Now, one of the questions in rebuilding these engines is how to repair and resurface the oblong rotor housing. In older engines of this type, the surface of the rotor housing can suffer deep gouges. The gouges can be filled and then need to be resurfaced. Initially, we imaged the cross-section of the rotor housing block in an Orbis PC micro-XRF spectrometer to determine what was used to surface coat the rotor housing. If you read up on this engine, (it’s a 12A variant), the block is aluminum with a cast iron liner and a hard chromium plating. The internet buzz claims the liner is installed via a “sheet metal insert process”. And when I google “sheet metal insert process” all I get are links to sheet metal forming and links referring to webpages which have copied the original reference to “sheet metal insert process”.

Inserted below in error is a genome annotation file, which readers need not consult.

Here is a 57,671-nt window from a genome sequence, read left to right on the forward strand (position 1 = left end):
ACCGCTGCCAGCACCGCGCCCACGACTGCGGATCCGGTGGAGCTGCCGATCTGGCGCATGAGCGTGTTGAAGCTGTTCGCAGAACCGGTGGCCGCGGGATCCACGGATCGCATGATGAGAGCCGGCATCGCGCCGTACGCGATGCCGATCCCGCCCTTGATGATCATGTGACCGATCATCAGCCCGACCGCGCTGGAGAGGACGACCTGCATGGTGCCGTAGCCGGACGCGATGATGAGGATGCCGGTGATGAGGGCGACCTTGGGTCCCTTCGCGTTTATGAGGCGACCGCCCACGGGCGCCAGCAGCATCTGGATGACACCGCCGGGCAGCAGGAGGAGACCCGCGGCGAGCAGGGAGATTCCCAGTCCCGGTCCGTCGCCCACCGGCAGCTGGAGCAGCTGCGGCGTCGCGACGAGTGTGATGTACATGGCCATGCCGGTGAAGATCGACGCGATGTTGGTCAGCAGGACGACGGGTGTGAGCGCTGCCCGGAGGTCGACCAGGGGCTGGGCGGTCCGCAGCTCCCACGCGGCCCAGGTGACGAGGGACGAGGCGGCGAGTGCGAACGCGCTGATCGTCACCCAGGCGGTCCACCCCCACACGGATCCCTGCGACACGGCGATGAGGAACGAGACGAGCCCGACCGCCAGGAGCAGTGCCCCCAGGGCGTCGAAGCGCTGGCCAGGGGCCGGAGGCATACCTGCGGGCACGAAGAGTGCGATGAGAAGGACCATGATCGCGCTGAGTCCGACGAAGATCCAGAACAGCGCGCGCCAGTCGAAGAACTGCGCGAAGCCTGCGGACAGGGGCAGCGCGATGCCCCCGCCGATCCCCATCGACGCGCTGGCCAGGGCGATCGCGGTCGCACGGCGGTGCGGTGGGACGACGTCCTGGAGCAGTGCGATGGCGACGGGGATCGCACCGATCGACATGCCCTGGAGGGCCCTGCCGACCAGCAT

In the following Orbis micro-XRF maps (Figures 1a and 1b), you can see the aluminum rotor housing block and the cast iron liner. Each row of the map is about 100 µm wide with the iron liner being about 1.5 mm thick. If you look carefully, you can also see the chrome coating on the surface of the iron liner. On the cross-section, which was done with a band saw cut, the chrome coating is about one map pixel across. So, it’s less than 100 µm thick. From web searches, hard chrome plating for high wear applications start at around 25 µm thick and range up to hundreds of microns thick. For very thick coatings, they are ground or polished down after the plating process to achieve more uniform application. So, what is found in the elemental map is consistent with the lower end of web-based information for a hard chrome coating, bearing in mind that the coating measured had well over 150k miles of wear and tear. If we had a rotor housing with less wear and tear, we could use XRF to make a more proper measurement of the chrome plating thickness and provide a better estimate of the original manufacturer’s specification on the hard chrome thickness.